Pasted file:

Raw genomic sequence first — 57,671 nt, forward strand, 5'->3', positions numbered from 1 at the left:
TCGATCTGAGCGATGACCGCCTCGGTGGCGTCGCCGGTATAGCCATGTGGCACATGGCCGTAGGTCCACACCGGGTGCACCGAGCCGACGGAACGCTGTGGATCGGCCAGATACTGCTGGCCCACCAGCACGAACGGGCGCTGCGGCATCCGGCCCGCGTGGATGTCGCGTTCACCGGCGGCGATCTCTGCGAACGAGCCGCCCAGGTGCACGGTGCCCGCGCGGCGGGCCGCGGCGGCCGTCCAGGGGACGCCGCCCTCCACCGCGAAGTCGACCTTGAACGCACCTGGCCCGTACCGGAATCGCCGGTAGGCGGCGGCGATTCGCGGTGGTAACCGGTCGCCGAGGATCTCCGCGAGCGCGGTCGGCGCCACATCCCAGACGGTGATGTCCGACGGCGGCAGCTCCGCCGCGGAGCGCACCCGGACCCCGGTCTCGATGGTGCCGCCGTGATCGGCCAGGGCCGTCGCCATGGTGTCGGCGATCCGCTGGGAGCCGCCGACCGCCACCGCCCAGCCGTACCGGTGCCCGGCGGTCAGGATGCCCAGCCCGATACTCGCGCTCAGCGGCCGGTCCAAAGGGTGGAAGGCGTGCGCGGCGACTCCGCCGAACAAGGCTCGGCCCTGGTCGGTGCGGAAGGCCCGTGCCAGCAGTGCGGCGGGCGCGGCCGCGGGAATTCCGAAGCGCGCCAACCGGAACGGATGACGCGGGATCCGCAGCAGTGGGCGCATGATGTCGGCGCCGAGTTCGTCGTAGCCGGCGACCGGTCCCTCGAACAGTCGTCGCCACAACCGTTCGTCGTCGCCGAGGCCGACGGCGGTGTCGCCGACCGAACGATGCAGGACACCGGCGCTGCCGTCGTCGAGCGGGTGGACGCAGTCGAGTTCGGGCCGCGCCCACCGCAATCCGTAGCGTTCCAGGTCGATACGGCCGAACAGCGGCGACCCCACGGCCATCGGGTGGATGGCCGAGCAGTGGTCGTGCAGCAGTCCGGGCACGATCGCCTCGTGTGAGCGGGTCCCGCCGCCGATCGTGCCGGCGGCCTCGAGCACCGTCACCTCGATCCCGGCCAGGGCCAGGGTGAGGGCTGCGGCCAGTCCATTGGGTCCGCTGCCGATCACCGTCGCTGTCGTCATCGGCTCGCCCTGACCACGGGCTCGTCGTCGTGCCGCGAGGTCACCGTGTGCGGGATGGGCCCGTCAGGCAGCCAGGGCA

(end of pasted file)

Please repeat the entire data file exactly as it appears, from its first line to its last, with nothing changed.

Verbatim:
Raw genomic sequence first — 57,671 nt, forward strand, 5'->3', positions numbered from 1 at the left:
TCGATCTGAGCGATGACCGCCTCGGTGGCGTCGCCGGTATAGCCATGTGGCACATGGCCGTAGGTCCACACCGGGTGCACCGAGCCGACGGAACGCTGTGGATCGGCCAGATACTGCTGGCCCACCAGCACGAACGGGCGCTGCGGCATCCGGCCCGCGTGGATGTCGCGTTCACCGGCGGCGATCTCTGCGAACGAGCCGCCCAGGTGCACGGTGCCCGCGCGGCGGGCCGCGGCGGCCGTCCAGGGGACGCCGCCCTCCACCGCGAAGTCGACCTTGAACGCACCTGGCCCGTACCGGAATCGCCGGTAGGCGGCGGCGATTCGCGGTGGTAACCGGTCGCCGAGGATCTCCGCGAGCGCGGTCGGCGCCACATCCCAGACGGTGATGTCCGACGGCGGCAGCTCCGCCGCGGAGCGCACCCGGACCCCGGTCTCGATGGTGCCGCCGTGATCGGCCAGGGCCGTCGCCATGGTGTCGGCGATCCGCTGGGAGCCGCCGACCGCCACCGCCCAGCCGTACCGGTGCCCGGCGGTCAGGATGCCCAGCCCGATACTCGCGCTCAGCGGCCGGTCCAAAGGGTGGAAGGCGTGCGCGGCGACTCCGCCGAACAAGGCTCGGCCCTGGTCGGTGCGGAAGGCCCGTGCCAGCAGTGCGGCGGGCGCGGCCGCGGGAATTCCGAAGCGCGCCAACCGGAACGGATGACGCGGGATCCGCAGCAGTGGGCGCATGATGTCGGCGCCGAGTTCGTCGTAGCCGGCGACCGGTCCCTCGAACAGTCGTCGCCACAACCGTTCGTCGTCGCCGAGGCCGACGGCGGTGTCGCCGACCGAACGATGCAGGACACCGGCGCTGCCGTCGTCGAGCGGGTGGACGCAGTCGAGTTCGGGCCGCGCCCACCGCAATCCGTAGCGTTCCAGGTCGATACGGCCGAACAGCGGCGACCCCACGGCCATCGGGTGGATGGCCGAGCAGTGGTCGTGCAGCAGTCCGGGCACGATCGCCTCGTGTGAGCGGGTCCCGCCGCCGATCGTGCCGGCGGCCTCGAGCACCGTCACCTCGATCCCGGCCAGGGCCAGGGTGAGGGCTGCGGCCAGTCCATTGGGTCCGCTGCCGATCACCGTCGCTGTCGTCATCGGCTCGCCCTGACCACGGGCTCGTCGTCGTGCCGCGAGGTCACCGTGTGCGGGATGGGCCCGTCAGGCAGCCAGGGCA